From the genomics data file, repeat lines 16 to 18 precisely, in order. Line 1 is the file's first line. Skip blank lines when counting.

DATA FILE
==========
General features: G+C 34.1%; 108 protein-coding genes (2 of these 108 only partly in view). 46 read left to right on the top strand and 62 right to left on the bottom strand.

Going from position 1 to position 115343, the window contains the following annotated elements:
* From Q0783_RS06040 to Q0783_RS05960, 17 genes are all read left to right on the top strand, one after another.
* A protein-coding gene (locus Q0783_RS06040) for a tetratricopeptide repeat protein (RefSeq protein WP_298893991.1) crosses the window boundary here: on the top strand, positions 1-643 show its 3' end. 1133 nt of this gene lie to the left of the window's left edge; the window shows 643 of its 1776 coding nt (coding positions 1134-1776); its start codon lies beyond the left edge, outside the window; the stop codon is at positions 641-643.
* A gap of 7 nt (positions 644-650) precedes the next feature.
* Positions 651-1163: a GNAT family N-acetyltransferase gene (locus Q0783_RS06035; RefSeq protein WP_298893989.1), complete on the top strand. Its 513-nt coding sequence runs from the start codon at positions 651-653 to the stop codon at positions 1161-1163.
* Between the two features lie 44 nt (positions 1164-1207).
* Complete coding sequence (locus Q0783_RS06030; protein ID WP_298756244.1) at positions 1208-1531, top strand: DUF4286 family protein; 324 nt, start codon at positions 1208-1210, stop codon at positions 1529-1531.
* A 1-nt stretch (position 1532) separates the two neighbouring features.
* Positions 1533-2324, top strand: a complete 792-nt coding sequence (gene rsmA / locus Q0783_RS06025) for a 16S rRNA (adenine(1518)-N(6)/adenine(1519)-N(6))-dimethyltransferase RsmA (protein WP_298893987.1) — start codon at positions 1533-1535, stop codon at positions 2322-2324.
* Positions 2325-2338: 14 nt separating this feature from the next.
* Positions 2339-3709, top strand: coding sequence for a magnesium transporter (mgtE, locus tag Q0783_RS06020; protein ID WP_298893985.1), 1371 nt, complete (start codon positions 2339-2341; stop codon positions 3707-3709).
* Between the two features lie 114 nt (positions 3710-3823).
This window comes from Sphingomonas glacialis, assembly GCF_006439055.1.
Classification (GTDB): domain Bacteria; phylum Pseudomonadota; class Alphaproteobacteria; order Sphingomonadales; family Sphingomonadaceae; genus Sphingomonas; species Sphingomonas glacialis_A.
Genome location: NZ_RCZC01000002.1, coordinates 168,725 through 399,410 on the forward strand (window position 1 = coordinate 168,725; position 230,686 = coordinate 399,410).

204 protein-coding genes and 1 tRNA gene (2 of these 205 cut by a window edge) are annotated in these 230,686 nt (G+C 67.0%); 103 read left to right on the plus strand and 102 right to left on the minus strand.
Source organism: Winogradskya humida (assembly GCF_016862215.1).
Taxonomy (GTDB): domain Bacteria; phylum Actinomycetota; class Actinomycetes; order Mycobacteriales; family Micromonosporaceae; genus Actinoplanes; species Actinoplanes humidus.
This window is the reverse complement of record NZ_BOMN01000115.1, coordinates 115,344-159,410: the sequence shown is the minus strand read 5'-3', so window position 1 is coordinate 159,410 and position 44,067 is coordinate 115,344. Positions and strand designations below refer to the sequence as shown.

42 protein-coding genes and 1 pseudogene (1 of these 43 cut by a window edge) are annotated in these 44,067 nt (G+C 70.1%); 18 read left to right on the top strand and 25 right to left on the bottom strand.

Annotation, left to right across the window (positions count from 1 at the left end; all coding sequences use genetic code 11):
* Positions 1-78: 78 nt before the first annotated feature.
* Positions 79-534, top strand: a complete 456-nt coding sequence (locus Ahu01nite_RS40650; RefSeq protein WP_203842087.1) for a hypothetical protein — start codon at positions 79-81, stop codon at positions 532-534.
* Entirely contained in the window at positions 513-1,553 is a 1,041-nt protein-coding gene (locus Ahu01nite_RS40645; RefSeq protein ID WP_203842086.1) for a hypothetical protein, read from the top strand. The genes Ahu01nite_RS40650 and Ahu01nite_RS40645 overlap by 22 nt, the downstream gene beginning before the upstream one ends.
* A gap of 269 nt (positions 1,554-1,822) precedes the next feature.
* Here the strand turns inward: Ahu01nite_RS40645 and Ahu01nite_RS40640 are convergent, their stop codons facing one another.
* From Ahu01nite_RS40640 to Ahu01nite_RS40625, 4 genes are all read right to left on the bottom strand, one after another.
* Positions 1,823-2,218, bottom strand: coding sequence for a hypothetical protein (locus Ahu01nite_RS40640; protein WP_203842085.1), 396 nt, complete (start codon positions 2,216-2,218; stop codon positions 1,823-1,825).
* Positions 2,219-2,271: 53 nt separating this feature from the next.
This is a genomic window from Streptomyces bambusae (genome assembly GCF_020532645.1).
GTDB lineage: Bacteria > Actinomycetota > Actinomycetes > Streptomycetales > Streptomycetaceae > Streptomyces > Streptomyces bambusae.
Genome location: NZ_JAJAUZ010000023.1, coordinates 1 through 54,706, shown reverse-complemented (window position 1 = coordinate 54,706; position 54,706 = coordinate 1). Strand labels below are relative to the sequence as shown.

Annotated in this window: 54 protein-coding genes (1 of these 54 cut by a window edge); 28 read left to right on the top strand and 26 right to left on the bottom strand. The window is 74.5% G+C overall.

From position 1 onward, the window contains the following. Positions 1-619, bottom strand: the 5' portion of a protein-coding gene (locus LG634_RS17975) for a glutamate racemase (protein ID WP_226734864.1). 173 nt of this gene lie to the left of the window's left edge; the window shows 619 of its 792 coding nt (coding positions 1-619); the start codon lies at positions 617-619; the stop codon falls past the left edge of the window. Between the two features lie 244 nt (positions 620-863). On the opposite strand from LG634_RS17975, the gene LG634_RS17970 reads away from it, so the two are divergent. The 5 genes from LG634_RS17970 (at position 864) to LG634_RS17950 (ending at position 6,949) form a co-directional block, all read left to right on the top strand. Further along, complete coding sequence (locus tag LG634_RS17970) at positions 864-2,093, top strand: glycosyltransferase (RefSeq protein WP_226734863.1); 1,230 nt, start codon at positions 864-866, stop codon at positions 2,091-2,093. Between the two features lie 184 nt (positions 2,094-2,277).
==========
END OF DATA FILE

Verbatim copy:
Genome location: NZ_RCZC01000002.1, coordinates 168,725 through 399,410 on the forward strand (window position 1 = coordinate 168,725; position 230,686 = coordinate 399,410).

204 protein-coding genes and 1 tRNA gene (2 of these 205 cut by a window edge) are annotated in these 230,686 nt (G+C 67.0%); 103 read left to right on the plus strand and 102 right to left on the minus strand.
Source organism: Winogradskya humida (assembly GCF_016862215.1).